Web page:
Topsfield Fair is a New England tradition that has been running annually since 1818, with an exception for a few years of interruption during the Civil War and WWII.
On Friday the 30th, at 1PM, it opened its gates for the 186th time, and I was there with my boys.
Opening Friday is a great time to go if you're ever visiting.
Too early in the day to speak of any crowds.
No lines or obstructions.
They didn't even charge us the $10 for parking.
Nice, because it cost $30 for the three of us to enter the fair.
We started out with our favorite part of the fair... the animals.
Some hairy sheep.
Or, is it a toupee?
A beautiful draft horse enjoying some green grass
outside the Fruit and Vegetable Exhibit.
The horse looks so muscular and strong,
and I like their hairy hooves.
My son said it looks like they have boots on.
Yeah, maybe, like those furry boots people have in the Alps.
To the inside of the Fruit and Vegetable Exhibit.
Above is the "Best Home Garden Display".
Those are some large pumpkins!
But, what's in the bucket?
That's not sage, is it?
Moving on to flowers.
My favorite part of the Flower Exhibit was the Dahlia displays.
Below is one of several.
The blue glass bottles looked especially nice with the orange toned Dahlias.
Nice to see the wide range of size, petals, and colors displayed like this.
The boys and I also spent a little bit of time in the
Look at the range of color in the honey jars!
From light, almost citrusy yellow colored honey,
to a very dark, amber color.
I wish I could have sampled them.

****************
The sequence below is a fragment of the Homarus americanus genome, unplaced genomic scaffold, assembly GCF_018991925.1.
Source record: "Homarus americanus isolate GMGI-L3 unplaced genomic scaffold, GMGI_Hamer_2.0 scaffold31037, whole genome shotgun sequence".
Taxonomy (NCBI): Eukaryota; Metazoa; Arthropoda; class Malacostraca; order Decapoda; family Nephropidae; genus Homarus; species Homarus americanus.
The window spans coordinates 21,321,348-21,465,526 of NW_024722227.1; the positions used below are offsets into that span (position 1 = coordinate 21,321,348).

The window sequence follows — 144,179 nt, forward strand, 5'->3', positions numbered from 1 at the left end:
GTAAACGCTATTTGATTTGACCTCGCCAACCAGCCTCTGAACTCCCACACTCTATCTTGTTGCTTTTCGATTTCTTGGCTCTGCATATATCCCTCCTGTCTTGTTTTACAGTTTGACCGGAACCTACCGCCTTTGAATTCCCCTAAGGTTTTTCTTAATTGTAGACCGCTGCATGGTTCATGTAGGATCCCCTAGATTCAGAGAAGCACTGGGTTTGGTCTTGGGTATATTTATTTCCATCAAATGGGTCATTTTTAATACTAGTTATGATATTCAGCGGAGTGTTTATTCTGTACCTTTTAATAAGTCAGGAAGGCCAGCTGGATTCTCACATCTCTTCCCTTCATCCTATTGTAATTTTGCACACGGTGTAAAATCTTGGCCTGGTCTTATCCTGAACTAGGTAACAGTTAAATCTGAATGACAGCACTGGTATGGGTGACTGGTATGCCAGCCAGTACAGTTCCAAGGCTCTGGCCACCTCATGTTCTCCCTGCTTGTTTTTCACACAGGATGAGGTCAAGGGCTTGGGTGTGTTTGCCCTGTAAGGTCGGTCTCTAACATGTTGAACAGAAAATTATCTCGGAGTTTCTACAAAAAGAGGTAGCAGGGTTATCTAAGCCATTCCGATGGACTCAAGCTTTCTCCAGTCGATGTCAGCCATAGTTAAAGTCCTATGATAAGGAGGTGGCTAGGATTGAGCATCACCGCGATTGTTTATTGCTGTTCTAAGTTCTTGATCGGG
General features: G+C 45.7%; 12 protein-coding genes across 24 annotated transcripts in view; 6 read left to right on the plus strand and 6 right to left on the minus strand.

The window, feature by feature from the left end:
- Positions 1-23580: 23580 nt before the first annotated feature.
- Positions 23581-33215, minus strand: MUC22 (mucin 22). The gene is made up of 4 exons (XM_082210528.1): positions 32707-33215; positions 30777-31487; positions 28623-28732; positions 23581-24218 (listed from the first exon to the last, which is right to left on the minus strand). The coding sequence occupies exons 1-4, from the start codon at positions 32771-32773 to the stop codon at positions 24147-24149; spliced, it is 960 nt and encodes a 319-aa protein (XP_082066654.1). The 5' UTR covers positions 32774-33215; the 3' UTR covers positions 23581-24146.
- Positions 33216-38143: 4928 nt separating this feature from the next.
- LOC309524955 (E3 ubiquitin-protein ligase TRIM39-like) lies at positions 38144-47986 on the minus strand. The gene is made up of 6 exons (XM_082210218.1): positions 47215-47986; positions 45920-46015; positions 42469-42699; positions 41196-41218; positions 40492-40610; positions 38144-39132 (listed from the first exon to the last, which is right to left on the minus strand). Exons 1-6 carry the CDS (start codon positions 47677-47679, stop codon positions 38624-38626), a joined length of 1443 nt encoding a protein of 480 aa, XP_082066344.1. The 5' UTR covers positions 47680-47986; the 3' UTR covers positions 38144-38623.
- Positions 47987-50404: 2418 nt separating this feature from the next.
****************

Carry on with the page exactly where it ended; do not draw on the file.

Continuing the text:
Volunteers from the crowd get to race mallard ducks.
Kind of fun, but over before you know it.
Besides, they were from New Mexico where duck racing,
according to the announcer, is very common.
I guess there was a pig race too,
but we missed that one.
Not particularly New England:ish, more Texan, I'd say.
Here's a part of the fair that we covered quickly, the carnival.
The workers at the attractions don't spare any tricks to lure your children in.
I was close to picking a fight (well, perhaps more of an argument)
with a worker
about their sneaky methods at the balloon and dart stand.
But, I figured it wasn't worth it, and we left.
The boys did try a couple of the games.
But the games are over quickly, cost a lot,
and the prices are so tacky,
that they soon wanted to leave this area.
There's no mistaking that food is a big part of any fair or carnival.
Topsfield is no exception.
and the smell of fried foods lie like a heavy blanket across the fair ground.
Okay while you're hungry, but then it becomes almost nauseating.
Although dogs are prohibited from entering the fair,
there was some fun and fancy food to purchase and bring home to your pooch.
Does a dog really care though, what the food looks like?
I think this dog food mostly entertain the owner.
they were AWESOME!!!
We really enjoyed their performance.
Their tricks were high flying and fantastic.
I don't think I was the only mom
that gasped and held my breath a few times.
but NOT least...
The Big Pumpkin Weigh Off
is what I came for.
This trip wouldn't have been complete
If I hadn't gotten to see these fantastic, giant pumpkins.
All in all, a fairly fun visit.
But, I think, to enjoy it more next time, I need to let go of my romanticized images of what an agricultural fair should be like. In my mind I see an agricultural fair the way it might have been about 50 years ago. Less commercialized, more genuine, and more... agricultural.